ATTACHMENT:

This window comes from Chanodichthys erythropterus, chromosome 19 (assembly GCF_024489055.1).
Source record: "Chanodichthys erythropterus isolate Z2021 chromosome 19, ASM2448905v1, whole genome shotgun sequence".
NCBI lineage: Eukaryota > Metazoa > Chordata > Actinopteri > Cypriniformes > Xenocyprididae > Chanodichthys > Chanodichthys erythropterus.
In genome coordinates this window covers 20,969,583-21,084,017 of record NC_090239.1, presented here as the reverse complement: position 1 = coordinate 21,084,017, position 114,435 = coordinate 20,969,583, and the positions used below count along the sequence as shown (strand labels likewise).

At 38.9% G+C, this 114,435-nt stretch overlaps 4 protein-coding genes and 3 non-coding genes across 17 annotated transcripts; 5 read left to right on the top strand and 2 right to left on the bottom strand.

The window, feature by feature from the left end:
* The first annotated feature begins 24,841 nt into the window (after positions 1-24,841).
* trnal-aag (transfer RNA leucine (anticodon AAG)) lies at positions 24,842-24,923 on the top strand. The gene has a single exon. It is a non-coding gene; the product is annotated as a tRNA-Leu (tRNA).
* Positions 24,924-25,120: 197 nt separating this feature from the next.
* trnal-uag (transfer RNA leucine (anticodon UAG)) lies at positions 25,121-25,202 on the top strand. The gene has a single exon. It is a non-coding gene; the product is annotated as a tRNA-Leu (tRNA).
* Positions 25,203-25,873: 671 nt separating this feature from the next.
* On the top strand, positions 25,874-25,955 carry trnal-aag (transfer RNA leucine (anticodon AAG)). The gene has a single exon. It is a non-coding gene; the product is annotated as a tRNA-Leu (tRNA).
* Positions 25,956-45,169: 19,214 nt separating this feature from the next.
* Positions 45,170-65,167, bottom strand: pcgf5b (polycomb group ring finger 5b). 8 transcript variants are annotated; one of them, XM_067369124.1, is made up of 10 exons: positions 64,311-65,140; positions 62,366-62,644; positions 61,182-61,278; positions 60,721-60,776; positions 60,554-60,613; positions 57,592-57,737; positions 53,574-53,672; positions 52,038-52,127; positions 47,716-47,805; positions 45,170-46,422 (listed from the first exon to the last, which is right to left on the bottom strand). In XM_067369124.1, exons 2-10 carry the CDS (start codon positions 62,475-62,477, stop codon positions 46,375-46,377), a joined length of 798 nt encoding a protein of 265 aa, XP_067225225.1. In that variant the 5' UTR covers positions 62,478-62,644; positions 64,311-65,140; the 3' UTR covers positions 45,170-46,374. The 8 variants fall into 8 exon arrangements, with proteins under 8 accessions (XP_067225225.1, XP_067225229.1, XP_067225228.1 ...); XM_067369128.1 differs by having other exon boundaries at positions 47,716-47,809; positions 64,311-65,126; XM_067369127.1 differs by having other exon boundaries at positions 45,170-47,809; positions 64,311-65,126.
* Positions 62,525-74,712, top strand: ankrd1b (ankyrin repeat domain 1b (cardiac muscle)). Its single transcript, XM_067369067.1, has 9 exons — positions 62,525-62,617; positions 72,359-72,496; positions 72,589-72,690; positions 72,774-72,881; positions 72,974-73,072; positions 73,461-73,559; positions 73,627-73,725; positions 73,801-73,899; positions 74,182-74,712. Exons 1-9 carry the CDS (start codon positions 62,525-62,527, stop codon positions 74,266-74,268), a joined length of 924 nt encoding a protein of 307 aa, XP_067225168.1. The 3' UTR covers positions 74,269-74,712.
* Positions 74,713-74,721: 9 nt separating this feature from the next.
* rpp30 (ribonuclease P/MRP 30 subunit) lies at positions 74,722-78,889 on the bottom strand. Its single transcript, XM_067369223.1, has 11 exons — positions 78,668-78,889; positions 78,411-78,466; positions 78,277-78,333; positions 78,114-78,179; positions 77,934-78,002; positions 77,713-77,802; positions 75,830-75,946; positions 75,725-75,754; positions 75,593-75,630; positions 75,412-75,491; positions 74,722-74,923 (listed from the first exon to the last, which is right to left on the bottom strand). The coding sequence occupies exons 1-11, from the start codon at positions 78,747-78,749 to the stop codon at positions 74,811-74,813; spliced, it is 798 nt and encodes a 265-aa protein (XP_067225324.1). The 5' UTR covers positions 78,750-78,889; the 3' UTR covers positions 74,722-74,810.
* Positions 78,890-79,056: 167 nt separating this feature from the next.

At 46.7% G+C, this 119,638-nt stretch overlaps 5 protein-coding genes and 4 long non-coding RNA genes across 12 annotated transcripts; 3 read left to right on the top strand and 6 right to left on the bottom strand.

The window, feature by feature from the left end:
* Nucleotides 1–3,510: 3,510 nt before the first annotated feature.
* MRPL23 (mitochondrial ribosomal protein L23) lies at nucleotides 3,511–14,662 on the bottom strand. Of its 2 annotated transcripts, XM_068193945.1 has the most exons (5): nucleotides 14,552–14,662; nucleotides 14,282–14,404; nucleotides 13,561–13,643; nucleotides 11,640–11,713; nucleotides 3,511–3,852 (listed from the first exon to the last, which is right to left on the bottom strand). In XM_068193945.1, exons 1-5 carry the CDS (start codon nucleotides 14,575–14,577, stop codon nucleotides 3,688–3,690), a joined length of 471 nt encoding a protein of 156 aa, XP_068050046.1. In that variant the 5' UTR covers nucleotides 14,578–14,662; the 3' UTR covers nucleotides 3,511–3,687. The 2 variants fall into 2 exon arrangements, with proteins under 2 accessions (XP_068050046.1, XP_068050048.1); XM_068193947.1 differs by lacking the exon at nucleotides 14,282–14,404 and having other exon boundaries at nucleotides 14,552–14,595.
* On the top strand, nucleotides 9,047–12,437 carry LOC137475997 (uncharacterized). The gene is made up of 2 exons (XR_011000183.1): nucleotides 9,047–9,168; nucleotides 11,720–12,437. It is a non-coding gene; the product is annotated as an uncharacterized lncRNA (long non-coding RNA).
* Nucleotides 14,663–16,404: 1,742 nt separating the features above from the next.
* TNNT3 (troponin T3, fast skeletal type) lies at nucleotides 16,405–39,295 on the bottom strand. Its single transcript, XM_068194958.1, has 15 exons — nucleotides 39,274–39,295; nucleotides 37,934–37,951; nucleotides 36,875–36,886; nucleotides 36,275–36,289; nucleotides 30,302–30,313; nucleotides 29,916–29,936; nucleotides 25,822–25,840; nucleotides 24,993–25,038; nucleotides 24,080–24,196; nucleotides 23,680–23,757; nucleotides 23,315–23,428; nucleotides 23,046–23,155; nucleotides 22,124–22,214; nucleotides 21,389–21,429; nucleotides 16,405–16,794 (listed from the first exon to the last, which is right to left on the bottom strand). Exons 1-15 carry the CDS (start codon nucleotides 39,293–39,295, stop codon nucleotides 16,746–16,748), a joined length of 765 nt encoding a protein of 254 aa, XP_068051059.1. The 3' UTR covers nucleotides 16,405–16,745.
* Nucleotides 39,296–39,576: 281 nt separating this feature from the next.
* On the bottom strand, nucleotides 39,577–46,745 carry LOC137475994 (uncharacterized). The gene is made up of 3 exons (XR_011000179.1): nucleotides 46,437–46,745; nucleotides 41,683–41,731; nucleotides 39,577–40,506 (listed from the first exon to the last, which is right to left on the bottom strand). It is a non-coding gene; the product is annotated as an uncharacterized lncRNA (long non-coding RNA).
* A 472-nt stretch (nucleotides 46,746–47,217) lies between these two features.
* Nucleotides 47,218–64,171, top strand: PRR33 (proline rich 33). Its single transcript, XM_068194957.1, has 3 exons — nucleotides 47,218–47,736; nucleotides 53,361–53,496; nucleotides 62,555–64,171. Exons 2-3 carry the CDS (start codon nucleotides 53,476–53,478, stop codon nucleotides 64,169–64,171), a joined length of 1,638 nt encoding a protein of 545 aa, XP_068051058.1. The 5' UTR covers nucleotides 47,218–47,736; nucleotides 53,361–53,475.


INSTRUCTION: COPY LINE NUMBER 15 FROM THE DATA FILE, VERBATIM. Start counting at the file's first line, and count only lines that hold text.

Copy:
* Positions 62,525-74,712, top strand: ankrd1b (ankyrin repeat domain 1b (cardiac muscle)). Its single transcript, XM_067369067.1, has 9 exons — positions 62,525-62,617; positions 72,359-72,496; positions 72,589-72,690; positions 72,774-72,881; positions 72,974-73,072; positions 73,461-73,559; positions 73,627-73,725; positions 73,801-73,899; positions 74,182-74,712. Exons 1-9 carry the CDS (start codon positions 62,525-62,527, stop codon positions 74,266-74,268), a joined length of 924 nt encoding a protein of 307 aa, XP_067225168.1. The 3' UTR covers positions 74,269-74,712.